Chandrayaan-3: India’s moon rover leaving its imprint on lunar soil

Venkatachari Jagannathan (IANS)–

India’s moon rover, deployed via Chandrayaan-3, is now also on the moon, moving around and leaving its imprint on the soil, said a senior official of the Indian space agency.

“The rover rolled down onto the moon surface from the lander sometime around 12.30 a.m. Thursday. It is moving around. It is leaving its imprint on the moon’s surface,” Dr. S. Unnikrishnan Nair, Director, Vikram Sarabhai Space Centre (VSSC) told IANS.

The logo of Indian Space Research Organisation (ISRO) and the national emblem have been engraved on the wheels of the rover to leave the imprint when it moves around.

According to Unnikrishnan, the solar panels of the rover and that of the lander have been deployed.

He said the rover will collect samples of the moon and do the experiments and send the data to the lander.

India’s moon lander that safely landed on the lunar surface on Wednesday evening will in turn pass on the message to the Mission Operations Complex at ISRO Telemetry, Tracking and Command Network (ISTRAC), Bengaluru.

Queried whether the lander has landed at the planned site or was there any variation Unnikrishnan said as per the current data available, everything has gone as per plans.

“We have to do a post flight assessment to know further,” Unnikrishnan said.

The moon lander and the rover are part of the Rs 600 crore Chandrayaan-3 mission.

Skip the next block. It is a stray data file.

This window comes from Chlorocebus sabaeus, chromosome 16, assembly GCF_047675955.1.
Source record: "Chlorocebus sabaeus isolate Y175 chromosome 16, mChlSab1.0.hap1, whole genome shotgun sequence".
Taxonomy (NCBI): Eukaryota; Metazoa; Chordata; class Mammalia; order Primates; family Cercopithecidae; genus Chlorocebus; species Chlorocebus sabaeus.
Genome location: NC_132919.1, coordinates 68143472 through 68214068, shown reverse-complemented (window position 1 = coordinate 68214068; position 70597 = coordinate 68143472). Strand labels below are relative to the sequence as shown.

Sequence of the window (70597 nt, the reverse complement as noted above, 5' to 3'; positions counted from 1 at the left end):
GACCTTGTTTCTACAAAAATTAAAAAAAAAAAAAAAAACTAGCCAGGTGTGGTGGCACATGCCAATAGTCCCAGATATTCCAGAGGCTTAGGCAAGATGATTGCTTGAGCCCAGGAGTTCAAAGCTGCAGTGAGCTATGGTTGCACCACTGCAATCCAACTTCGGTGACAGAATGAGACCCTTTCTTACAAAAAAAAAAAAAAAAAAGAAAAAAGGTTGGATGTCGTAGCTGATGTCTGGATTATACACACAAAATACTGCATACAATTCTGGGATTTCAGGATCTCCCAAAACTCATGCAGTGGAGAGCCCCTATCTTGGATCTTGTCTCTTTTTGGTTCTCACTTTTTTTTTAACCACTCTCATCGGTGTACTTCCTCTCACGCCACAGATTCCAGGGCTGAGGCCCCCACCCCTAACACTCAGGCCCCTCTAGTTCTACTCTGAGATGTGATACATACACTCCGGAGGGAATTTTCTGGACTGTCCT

The Chandrayaan-3 spacecraft comprises a propulsion module (weighing 2,148 kg), a lander (1,723.89 kg) and a rover (26 kg).

According to the Indian Space Research Organisation (ISRO), the moon rover has Alpha Particle X-ray Spectrometer (APXS) and Laser Induced Breakdown Spectroscope (LIBS) for deriving the elemental composition in the vicinity of the landing site.

On its part, the lander too will carry out the tasks assigned to it with its payloads: Chandra’s Surface Thermophysical Experiment (ChaSTE) to measure the thermal conductivity and temperature; Instrument for Lunar Seismic Activity (ILSA) for measuring the seismicity around the landing site; Langmuir Probe (LP) to estimate the plasma density and its variations. A passive Laser Retroreflector Array from NASA is accommodated for lunar laser ranging studies.

The mission life of the lander and the rover is 1 Lunar day or 14 Earth days, ISRO said.

The propulsion module has Spectro-polarimetry of Habitable Planet Earth (SHAPE) payload to study the spectral and Polari metric measurements of Earth from the lunar orbit.

The life of the payload carried by the propulsion module post ejection of the lander is between three and six months.

Meanwhile, in a tweet ISRO said: “Chandrayaan-3 ROVER: Made in India Made for the MOON! The Ch-3 Rover ramped down from the Lander and India took a walk on the moon!”

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